Secretary of State Condoleezza Rice yesterday criticized Sudan for playing "cat-and-mouse diplomacy" over Darfur, where the United States has denounced Sudan for genocide.
Miss Rice told representatives of the African Union at a conference in Washington that the proposed AU-U.N. peacekeeping force of up to 20,000 troops is "essential" to stopping the bloodshed in the western Sudanese region.
Fighting between government-allied Arab militias, called janjaweed, and Darfur rebels has claimed more than 200,000 lives and displaced more than 2 million civilians since 2003.
"We must not let the government of Sudan continue this game of cat-and-mouse diplomacy, making promises, then going back on them," she said. "It is our responsibility as principled nations to hold Sudan accountable."
Sudanese President Omar Bashir agreed in November to a plan to add peacekeepers to the 7,000 AU troops already in Sudan, then rejected the proposal. He finally accepted a joint AU-U.N. force last month.
"We must remain resolved to end the suffering and end the violence in Darfur," Miss Rice said. "Too many have died, too many women have been raped, and too many children have been torn away."
Miss Rice addressed a conference of African leaders, including AU Chairman Alpha Oumar Konare and officials from the Organization of American States, who met at OAS headquarters to discuss ways Western Hemisphere democracies can help African nations develop better governments.
"In recent years in Africa, we have seen a democratic transformation sweep the continent," she said. "In the Americas, we have witnessed the end of military dictatorships and the rise of a new democratic consensus."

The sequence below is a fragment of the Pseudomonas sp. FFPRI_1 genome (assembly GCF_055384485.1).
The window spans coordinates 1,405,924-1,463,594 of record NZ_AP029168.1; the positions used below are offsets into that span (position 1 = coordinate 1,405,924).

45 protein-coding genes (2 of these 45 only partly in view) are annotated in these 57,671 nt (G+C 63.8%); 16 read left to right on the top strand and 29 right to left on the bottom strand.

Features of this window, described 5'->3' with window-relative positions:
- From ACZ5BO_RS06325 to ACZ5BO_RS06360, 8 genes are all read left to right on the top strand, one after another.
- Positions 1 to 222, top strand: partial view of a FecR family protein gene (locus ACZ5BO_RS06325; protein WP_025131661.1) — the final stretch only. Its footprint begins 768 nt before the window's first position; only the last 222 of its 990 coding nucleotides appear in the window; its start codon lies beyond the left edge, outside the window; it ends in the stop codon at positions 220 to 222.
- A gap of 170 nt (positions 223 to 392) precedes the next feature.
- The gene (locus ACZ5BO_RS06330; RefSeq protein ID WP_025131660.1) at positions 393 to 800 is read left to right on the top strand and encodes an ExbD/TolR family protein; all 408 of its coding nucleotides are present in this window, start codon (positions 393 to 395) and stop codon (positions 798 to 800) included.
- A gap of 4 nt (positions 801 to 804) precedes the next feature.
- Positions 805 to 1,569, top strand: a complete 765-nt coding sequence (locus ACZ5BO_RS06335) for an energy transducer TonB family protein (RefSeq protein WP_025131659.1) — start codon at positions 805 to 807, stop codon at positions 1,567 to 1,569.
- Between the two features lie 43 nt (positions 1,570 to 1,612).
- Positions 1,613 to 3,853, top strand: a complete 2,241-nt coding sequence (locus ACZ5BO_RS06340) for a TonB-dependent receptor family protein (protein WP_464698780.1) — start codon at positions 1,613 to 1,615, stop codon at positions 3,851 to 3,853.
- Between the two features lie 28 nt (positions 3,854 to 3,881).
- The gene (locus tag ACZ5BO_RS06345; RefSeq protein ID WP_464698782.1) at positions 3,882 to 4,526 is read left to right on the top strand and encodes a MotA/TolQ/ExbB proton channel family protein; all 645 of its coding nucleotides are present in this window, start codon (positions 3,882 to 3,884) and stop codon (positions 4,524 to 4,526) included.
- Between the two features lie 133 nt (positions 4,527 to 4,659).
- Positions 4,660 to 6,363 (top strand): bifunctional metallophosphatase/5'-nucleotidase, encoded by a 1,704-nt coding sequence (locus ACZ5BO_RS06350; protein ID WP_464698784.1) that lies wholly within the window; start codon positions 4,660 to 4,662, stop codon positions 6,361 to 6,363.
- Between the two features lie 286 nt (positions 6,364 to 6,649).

"Our challenge now," she added, "is to use our democratic partnerships, Americans and Africans together, to deliver the benefits of democracy to our people, for amidst great progress and great opportunity in our countries today, there is still great and tragic suffering."
The Turkish ambassador yesterday cited the U.S. invasion of Iraq as a justification for a possible Turkish incursion into northern Iraq to stop Kurdish rebels from crossing the border to kill Turkish troops.
"If the United States government ... feels itself to have the right to intervene in Iraq in order to protect itself from terrorists, then Turkey should be able to protect its people and its country from the threat and the actual activities of a terrorist organization at our doorstep," Ambassador Nabi Sensoy told reporters at a breakfast meeting.
Mr. Sensoy complained that the United States has failed to use its influence on the Iraqi government and the Kurdish Regional Authority in northern Iraq to stop terrorists of the Kurdistan Workers Party (PKK) from acquiring arms to attack Turkey.
"We know the United States is supplying arms to the northern Iraqi administration, and it is just possible that they have been ending up in the hands of the terrorist organization," the ambassador said.
Due to an editing error, the wrong photo accompanied yesterday's column about Macedonian Foreign Minister Antonio Milososki, who is pictured here. The photo yesterday was of Macedonian Ambassador Zoran Jolevski.
Call Embassy Row at 202/636-3297, fax 202/832-7278 or e-mail jmorrison@ washingtontimes.com.